Designing for 3D printing
A few considerations are required for a successful print:
Materials: We can currently produce prints in 3 different plastics: ABS, PLA, and PETE. More materials are being tested but are not quite ready for production.
Of the current materials ABS is best suited for parts seeing actual usage (jigs, tooling, etc.); most people are familiar with ABS's use as the material Lego bricks are made from.
PLA is not as familiar a material, it is a bio-plastic derived from various plant materials, chiefly corn. It has an ultimate strength similar to ABS but is a more brittle material and cannot withstand the kind of heat ABS can. PLA is best suited for mockups, models, and large prints (due to its low shrinkage rate). PLA is also well suited for investment casting molds with its lower melting point and low fume emissions on burn out. PLA is also an environmentally friendly choice as it can be composted in a commercial composting facility.
PETE is the material from which pop bottles and various other food containers are made. Very flexible compared to ABS and PLA.
Design limitations: The minimum feature width our printers can produce is 0.4mm (0.01575in), which is the diameter of the nozzle on the print head.
The maximum size part we can produce is 246mm x 152mm x 150mm (9.685in x 5.984in x 5.906in) LxWxH.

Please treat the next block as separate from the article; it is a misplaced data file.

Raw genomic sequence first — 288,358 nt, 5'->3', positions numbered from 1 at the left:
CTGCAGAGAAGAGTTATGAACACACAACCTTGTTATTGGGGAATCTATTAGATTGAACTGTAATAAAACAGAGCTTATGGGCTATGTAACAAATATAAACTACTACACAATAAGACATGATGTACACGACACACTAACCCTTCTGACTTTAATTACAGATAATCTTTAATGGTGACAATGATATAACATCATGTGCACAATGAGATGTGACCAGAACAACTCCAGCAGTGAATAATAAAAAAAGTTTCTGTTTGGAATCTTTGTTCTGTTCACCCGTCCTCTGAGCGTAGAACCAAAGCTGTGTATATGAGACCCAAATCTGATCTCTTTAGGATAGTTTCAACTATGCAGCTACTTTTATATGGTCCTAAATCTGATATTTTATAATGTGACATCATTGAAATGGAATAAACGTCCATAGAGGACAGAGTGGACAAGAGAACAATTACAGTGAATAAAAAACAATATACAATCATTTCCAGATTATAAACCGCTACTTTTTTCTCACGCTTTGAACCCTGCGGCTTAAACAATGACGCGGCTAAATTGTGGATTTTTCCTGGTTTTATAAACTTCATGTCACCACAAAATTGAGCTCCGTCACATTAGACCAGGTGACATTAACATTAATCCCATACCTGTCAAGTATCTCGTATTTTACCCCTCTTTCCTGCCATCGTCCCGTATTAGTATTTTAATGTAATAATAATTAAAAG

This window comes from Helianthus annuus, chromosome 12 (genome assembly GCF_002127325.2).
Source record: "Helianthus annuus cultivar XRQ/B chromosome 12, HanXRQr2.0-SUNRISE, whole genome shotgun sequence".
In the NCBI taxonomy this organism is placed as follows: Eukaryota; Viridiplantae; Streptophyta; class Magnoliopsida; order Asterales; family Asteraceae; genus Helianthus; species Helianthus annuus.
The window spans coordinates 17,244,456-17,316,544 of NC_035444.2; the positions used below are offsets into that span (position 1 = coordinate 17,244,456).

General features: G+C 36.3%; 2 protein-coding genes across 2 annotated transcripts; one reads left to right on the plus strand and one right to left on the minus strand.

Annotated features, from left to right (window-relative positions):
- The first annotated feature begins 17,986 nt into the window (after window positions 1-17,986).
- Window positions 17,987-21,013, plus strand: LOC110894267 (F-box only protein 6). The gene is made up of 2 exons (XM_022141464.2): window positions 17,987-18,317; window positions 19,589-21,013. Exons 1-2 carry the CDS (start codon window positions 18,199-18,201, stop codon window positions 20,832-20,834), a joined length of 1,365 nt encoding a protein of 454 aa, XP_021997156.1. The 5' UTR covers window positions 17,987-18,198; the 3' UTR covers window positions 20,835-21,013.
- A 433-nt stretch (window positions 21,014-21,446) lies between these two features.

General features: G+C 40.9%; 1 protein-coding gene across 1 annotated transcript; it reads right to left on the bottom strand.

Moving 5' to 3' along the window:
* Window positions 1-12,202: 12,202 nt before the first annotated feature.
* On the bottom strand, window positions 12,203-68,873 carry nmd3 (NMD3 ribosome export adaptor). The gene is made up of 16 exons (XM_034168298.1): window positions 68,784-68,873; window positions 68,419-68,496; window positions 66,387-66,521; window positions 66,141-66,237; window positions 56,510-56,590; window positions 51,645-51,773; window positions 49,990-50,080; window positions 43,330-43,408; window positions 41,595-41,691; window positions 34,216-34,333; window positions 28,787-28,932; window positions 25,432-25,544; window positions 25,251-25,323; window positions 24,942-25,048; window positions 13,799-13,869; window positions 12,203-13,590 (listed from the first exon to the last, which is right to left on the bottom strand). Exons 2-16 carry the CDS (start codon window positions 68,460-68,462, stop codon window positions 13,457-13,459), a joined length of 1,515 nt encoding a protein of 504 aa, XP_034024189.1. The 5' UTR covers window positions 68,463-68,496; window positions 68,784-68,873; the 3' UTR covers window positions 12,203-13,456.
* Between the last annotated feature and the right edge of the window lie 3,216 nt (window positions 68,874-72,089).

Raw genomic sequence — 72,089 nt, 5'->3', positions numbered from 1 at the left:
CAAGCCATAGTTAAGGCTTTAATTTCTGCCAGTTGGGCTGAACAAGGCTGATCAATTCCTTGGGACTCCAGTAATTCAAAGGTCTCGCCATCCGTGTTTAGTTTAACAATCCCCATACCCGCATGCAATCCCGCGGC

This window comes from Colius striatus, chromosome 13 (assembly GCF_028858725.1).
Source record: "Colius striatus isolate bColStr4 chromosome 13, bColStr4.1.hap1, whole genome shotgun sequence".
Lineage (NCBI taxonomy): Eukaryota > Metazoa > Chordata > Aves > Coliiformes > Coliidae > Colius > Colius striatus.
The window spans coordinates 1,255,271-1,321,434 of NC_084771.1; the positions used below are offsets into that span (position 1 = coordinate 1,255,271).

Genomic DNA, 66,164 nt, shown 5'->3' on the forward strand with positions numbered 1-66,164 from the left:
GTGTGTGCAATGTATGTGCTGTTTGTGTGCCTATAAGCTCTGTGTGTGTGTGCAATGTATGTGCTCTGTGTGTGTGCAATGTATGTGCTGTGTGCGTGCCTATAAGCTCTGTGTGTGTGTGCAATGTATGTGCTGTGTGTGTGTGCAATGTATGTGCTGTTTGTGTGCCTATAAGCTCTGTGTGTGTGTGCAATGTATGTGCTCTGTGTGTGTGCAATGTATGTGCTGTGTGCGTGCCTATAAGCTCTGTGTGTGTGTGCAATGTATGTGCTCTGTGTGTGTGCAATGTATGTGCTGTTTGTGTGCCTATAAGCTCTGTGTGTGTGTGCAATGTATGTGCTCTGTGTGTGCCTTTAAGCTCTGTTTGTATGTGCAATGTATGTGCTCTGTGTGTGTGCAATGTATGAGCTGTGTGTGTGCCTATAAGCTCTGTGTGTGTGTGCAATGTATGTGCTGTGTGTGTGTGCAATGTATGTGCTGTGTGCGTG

Overhangs should be avoided where support material will be difficult or impossible to remove. Overhangs will require support for any angle less than 45 degrees above horizontal. The image below depicts the minimum angle that does not require support.
Holes in the vertical plane will not come out perfectly round without support. Even when support material is used a hole in a vertical face will have a flat spot due to the layering of the plastic. If esthetics are more important than function then you might consider making the hole elliptical to insure a good print (see image above).
Layer thicknesses can range from 0.100mm to 0.350mm, keep in mind the thinner the layer the more time it will take to produce your part, we’ve found that 0.250mm is a happy medium that offers good surface finish with decent print times.
While parts with thicknesses of less than 1mm aren't impossible, they will require some specific design requirements. In general part thickness should be no less than the greater of 4 times the layer thickness or 1mm to ensure a good print. Thin walled parts will also incur a price premium due to the general difficulties in obtaining a good print. Please contact us for more information on designing thin walls for 3D printing.
Objects created by Fused Deposition Modeling are not food safe!
Plasticwright reserves the right to refuse manufacture of items it deems unsafe.